Using Technology to Foster Exploration and Reflection in Science

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Presentation delivered at the 2010 Illinois Computing Educators conference.


  • 1. February 25, 2010 Using Technology to Foster Exploration and Reflection in Science Liz Lehman and Lucy Gray Center for Elementary Mathematics and Science Education University of Chicago Annalise Gudonis and Rebecca Rahmel, Arlington Heights School District 25
  • 2. Goals for Session Share some of our past work Discuss potentials and challenges Present ideas for future work
  • 3. About CEMSE The 3 overlapping strands of our work: Tool Development Direct Services Research and Development
  • 4. Science Companion A PreK through Grade 6 Inquiry-Based Science Curriculum
  • 5. The I Wonder Circle : A Tool for Inquiry Science
  • 6. Our Working Premise Children learn science by engaging in the work of scientists (inquiry)
  • 7. Both are important for elementary students. Both should be developed with age-appropriate activities and expectations. (SC Big Ideas encompass both disciplinary content and process skills.) They should be connected and reinforce one another. For example: Children learn about the properties of rocks by doing careful observation; AND Children learn how to do careful observations by being given a meaningful context and purpose for developing/practicing this skill (e.g., observing rocks and recording properties) Content and Process
  • 8. Technology Enhancements for Science Companion Summer, 2009 IL District 25 (Arlington Heights) Summer U Tool Development - Incorporated technology into lessons from two units: Collecting and Examining Life (Grades K and 1) Motion (Grades 2 through 4) Direct Services Supported teachers as they used the tech-enhanced units Research and Development Collected data from teachers and students about their experiences
  • 9. A Science Companion Sample Lesson
  • 10. Technology Tools for Enhancing Inquiry Tools for gathering scientific information, such as databases and websites Tools for data collection and analysis, such as probeware, other real-time data collection tools, pictures, and graphs Tools for modeling scientific phenomena, such as simulations and mathematical models Tools for communication, such as video and personalized web pages (adapted from the Association for Science Teacher Education)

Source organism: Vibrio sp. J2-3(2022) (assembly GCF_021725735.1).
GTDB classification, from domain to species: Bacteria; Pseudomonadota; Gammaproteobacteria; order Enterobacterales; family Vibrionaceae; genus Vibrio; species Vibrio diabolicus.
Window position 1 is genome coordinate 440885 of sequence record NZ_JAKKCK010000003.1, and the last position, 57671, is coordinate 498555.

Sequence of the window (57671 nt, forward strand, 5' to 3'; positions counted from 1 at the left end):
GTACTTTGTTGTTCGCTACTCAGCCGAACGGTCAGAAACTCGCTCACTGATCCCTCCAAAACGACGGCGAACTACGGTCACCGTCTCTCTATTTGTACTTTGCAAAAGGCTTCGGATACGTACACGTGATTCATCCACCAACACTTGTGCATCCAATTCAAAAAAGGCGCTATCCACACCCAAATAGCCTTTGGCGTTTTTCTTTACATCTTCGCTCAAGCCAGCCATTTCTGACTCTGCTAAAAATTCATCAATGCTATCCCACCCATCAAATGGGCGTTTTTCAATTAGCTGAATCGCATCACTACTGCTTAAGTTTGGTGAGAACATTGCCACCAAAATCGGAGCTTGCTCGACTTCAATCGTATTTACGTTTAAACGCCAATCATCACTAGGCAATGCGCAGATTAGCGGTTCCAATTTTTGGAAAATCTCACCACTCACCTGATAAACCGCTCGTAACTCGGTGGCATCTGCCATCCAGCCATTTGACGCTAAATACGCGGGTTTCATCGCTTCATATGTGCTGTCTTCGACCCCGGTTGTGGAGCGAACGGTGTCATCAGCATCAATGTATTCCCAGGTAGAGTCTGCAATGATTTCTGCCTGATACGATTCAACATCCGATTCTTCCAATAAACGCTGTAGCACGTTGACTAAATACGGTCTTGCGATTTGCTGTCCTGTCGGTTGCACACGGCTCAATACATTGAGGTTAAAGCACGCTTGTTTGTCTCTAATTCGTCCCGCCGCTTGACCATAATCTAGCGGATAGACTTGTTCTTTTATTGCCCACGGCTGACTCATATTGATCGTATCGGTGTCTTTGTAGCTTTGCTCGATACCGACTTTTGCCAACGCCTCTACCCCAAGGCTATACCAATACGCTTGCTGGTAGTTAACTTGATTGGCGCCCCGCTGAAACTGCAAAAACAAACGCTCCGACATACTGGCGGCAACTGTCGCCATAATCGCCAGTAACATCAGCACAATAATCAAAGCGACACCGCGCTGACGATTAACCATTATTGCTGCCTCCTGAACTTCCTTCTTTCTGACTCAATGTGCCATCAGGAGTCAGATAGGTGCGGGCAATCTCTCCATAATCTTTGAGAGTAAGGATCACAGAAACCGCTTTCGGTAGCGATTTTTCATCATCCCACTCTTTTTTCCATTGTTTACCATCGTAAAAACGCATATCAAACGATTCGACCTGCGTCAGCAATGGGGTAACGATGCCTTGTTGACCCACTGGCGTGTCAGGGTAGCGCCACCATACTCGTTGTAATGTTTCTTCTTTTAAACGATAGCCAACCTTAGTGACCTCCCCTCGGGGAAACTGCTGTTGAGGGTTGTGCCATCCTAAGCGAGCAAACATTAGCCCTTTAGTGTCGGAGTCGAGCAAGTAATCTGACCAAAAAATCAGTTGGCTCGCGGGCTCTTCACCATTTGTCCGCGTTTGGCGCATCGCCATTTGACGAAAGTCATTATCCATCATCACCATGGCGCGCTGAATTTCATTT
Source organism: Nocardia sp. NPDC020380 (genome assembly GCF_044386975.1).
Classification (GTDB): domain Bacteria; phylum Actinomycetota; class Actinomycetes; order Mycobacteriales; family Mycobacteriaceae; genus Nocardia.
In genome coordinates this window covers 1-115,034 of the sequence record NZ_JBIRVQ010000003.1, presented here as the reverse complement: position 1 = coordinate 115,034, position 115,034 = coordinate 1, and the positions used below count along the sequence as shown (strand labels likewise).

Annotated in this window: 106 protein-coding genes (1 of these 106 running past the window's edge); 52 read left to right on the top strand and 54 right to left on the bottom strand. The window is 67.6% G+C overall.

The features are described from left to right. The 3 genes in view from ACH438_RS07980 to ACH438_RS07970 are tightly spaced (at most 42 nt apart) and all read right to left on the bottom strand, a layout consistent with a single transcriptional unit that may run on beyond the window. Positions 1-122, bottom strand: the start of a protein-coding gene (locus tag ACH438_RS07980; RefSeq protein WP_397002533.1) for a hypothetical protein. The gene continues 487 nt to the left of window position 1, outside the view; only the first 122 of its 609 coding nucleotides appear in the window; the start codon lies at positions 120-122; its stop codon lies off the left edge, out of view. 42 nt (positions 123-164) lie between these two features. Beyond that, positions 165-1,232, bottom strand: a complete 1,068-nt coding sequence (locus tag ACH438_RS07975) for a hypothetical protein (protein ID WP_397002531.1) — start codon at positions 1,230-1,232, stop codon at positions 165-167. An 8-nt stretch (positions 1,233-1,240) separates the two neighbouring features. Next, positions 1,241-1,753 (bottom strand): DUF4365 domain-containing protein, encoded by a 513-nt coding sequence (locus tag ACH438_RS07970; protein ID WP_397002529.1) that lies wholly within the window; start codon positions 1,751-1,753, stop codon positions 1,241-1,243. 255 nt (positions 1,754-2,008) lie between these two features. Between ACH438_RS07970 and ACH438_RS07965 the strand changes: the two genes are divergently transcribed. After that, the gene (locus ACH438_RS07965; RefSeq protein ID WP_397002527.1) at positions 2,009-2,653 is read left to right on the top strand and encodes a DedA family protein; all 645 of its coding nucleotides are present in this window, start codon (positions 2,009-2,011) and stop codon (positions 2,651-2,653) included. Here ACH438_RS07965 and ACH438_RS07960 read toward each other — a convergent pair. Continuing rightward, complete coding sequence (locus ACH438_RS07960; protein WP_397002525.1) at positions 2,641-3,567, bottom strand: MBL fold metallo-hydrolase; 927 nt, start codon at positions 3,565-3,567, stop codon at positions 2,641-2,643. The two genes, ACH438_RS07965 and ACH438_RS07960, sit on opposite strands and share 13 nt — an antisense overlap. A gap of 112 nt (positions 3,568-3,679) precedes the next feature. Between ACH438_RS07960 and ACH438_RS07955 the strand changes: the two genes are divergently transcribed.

• 11. Arlington Heights Pilot: Adding Tech to Support Inquiry Two main uses of technology: Technologies focused on students interactions with science content (e.g., motion sensors, digital microscopes) Technologies focused on promoting student communication and reflection about their science experiences (e.g., daily journal in class wiki and VoiceThreads)
  • 12. Arlington Heights Pilot: Adding Tech to Support Inquiry Two collaborative spaces Private planning wiki for teachers and CEMSE Public wiki for teachers, students, and families Resources Lesson-embedded technology suggestions Google Book Search bibliography Vetted, point-of-use digital resources (websites, United Streaming, etc.)
  • 13. Rebecca Rahmel
  • 14. Rebecca Rahmel
  • 15. Rebecca Rahmel
  • 16. Annalise Gudonis
  • 17. Annalise Gudonis
  • 18. Next Steps More Science Companion technology-enhancements for Arlington Heights and others An NSF DRK-12 proposal for Science and Technology Together, an integrated science and technology curriculum with: Integrated science and technology lessons (delivered and accessed online) An online environment designed to engage teachers and students in expanding upon, personalizing and connecting with one another about classroom and related experiences, including those they initiate
  • 19. Science and Technology Together Digital Media Workspace Connections Workspace Resources Assessments
  • 20. Going Forward What are the potentials for using technology to support elementary inquiry-science learning (and vice-versa)? How can technology improve elementary science instruction? How do we balance elementary students need for first-hand, hands-on experiences in science with the capability that technology offers to do things quickly, remotely, almost magically it sometimes seems? What technologies are most appropriate for elementary science teaching and learning? How do we best ensure that teachers and students have access to these and know how to use them well?
  • 21. Your Input What would you like to see in an inquiry-based elementary science curriculum? Share your thoughts and ideas with us.
  • 22. Additional Readings Harlen, W. (2001). Primary Science: Taking the Plunge. Portsmouth, NH: Heinemann. National Research Council. (2000). Inquiry and the National Science Education Standards: A Guide for Teaching and Learning. Washington, DC: National Academy Press. National Research Council. (2005). National Science Education Standards. Washington, DC: National Academy Press. Watson, B., & Kopnicek, R. (1990). Teaching for Conceptual Change: Confronting Children's Experience. Phi Delta Kappan, May, 680-684.
  • 23. Contact Information Liz Lehman Lucy Gray University of Chicago Center for Elementary Mathematics and Science Education Science Companion Our survey:


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